Vista's Growing Popularity Draws Hackers' Malice

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Bugs and Fixes
Illustration: Harry Campbell
With more people finally switching to Windows Vista, the operating system is fast becoming a target for security researchers and--surprise!--hackers.

Though Vista is generally more secure than earlier versions of Windows, hackers are increasingly finding ways through, or around, its defenses. Indeed, this is the first time since the operating system debuted last year that virtually every hole discussed in this column affects Vista in one way or another.

Exhibit A: Microsoft released three "critical" patches in December to fix security holes that affect earlier versions of Windows, including XP Service Pack 2, but they can also bite if you're running Vista.

One patch addresses four holes in Internet Explorer 6 and 7. (This "cumulative update" incorporates all previous patches, just in case you've slipped behind in your patching duties.) One of the flaws, in the way IE handles Dynamic HTML, was under attack when Microsoft shipped the patch.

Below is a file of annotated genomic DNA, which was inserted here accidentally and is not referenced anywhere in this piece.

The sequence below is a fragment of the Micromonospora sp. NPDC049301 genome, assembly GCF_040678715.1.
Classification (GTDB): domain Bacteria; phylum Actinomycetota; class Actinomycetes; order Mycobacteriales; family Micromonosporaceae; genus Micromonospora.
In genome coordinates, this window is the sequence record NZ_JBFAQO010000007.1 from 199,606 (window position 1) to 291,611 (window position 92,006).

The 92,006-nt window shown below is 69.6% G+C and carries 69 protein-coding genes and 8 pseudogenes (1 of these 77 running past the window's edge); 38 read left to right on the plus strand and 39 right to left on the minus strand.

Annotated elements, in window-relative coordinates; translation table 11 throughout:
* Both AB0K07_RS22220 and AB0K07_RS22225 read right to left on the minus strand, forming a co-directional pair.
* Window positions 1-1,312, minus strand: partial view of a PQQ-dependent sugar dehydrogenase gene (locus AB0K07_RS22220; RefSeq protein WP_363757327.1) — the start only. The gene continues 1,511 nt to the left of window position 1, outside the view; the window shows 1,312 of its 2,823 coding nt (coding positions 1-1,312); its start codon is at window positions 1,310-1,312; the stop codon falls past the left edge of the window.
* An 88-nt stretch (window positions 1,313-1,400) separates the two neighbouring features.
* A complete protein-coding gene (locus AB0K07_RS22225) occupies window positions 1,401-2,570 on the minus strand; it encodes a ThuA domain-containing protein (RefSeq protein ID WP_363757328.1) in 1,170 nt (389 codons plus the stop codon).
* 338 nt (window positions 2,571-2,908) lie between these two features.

The other two patches correct problems in Windows' processing of certain multimedia files. One fixes a vulnerability in DirectX, while the other closes a hole that the operating system has in its treatment of some audio and video files.

Whenever Microsoft labels a bug "critical," the vulnerability has the potential to leave you at criminals' mercy.

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